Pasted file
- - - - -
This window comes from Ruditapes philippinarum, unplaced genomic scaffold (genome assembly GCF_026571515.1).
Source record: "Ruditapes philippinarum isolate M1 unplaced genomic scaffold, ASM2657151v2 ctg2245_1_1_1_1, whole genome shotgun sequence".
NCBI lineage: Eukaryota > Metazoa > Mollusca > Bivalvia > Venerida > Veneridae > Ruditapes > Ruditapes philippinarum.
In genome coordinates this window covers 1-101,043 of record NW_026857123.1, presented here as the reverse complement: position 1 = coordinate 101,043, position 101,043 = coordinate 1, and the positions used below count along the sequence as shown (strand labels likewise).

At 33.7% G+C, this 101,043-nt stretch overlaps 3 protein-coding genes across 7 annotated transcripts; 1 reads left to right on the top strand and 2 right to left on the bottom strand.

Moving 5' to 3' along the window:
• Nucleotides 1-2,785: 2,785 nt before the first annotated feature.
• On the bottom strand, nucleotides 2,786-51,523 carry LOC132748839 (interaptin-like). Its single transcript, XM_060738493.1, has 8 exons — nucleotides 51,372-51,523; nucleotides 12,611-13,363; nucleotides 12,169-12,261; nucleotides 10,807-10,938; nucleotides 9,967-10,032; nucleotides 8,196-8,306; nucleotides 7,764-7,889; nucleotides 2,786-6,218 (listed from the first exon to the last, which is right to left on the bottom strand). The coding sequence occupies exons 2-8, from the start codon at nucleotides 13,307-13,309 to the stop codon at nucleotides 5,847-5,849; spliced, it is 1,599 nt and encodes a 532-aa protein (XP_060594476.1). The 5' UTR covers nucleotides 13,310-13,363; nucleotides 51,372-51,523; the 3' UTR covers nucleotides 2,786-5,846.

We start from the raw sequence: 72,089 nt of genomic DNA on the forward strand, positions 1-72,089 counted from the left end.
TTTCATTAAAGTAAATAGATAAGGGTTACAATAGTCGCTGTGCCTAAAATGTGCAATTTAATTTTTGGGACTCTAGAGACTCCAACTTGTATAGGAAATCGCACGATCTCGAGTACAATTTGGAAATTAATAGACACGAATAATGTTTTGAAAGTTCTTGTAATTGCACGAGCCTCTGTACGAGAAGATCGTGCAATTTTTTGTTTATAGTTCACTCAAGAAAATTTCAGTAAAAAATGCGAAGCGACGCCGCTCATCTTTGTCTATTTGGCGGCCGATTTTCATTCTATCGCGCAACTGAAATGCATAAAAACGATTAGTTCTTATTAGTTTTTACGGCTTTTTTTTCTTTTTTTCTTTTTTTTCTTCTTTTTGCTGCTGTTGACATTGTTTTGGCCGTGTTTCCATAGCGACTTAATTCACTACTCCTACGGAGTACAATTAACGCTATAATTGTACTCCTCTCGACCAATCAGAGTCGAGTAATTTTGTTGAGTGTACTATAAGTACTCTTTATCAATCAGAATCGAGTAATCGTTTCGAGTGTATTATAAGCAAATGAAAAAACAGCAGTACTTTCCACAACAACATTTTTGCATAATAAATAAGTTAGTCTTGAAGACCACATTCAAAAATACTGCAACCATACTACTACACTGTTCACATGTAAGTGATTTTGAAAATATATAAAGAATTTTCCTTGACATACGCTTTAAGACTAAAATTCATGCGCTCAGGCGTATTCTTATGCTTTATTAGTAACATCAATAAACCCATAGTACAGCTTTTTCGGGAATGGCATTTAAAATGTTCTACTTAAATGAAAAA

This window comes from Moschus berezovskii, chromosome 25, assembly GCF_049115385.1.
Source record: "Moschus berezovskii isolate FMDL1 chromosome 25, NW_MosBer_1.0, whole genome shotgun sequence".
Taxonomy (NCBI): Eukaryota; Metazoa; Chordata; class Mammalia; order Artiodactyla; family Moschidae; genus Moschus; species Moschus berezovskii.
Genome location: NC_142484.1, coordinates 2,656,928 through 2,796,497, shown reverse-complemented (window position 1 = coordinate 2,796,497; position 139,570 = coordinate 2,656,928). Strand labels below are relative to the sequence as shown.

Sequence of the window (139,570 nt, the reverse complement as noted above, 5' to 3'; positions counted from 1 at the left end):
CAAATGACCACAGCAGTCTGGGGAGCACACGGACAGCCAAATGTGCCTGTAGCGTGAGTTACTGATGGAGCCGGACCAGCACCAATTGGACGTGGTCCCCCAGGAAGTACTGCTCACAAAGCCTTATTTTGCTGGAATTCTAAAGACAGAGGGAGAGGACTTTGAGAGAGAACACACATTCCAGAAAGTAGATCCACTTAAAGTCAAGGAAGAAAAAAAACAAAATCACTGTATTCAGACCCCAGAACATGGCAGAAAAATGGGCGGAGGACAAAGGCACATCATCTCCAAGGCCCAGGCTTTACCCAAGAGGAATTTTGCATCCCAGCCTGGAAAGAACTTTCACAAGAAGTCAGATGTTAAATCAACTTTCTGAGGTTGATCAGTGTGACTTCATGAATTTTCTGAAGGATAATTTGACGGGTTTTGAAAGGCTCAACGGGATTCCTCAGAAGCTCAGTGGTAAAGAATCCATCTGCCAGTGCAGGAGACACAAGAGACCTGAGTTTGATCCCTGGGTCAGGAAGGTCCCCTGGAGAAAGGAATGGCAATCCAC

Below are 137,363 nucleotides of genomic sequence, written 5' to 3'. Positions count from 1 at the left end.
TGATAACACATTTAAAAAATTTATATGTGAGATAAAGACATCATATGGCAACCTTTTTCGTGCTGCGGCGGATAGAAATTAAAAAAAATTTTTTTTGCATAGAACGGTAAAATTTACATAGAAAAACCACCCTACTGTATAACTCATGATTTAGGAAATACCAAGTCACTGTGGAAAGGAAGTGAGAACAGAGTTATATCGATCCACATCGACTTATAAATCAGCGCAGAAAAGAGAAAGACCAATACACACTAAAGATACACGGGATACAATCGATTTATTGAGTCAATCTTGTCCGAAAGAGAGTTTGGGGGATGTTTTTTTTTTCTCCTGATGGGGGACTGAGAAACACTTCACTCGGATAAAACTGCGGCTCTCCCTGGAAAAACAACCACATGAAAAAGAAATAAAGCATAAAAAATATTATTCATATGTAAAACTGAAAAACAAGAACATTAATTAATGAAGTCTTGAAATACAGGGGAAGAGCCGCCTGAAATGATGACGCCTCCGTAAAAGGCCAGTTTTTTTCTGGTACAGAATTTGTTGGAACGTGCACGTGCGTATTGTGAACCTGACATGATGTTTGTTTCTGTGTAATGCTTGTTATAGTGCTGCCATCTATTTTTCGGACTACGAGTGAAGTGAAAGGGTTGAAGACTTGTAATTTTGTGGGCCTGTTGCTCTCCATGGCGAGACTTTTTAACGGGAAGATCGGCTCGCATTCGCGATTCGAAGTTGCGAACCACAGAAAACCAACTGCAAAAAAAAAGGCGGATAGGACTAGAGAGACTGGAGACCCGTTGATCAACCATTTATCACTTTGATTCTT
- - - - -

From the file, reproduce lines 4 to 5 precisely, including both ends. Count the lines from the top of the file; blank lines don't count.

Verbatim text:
In genome coordinates this window covers 1-101,043 of record NW_026857123.1, presented here as the reverse complement: position 1 = coordinate 101,043, position 101,043 = coordinate 1, and the positions used below count along the sequence as shown (strand labels likewise).

At 33.7% G+C, this 101,043-nt stretch overlaps 3 protein-coding genes across 7 annotated transcripts; 1 reads left to right on the top strand and 2 right to left on the bottom strand.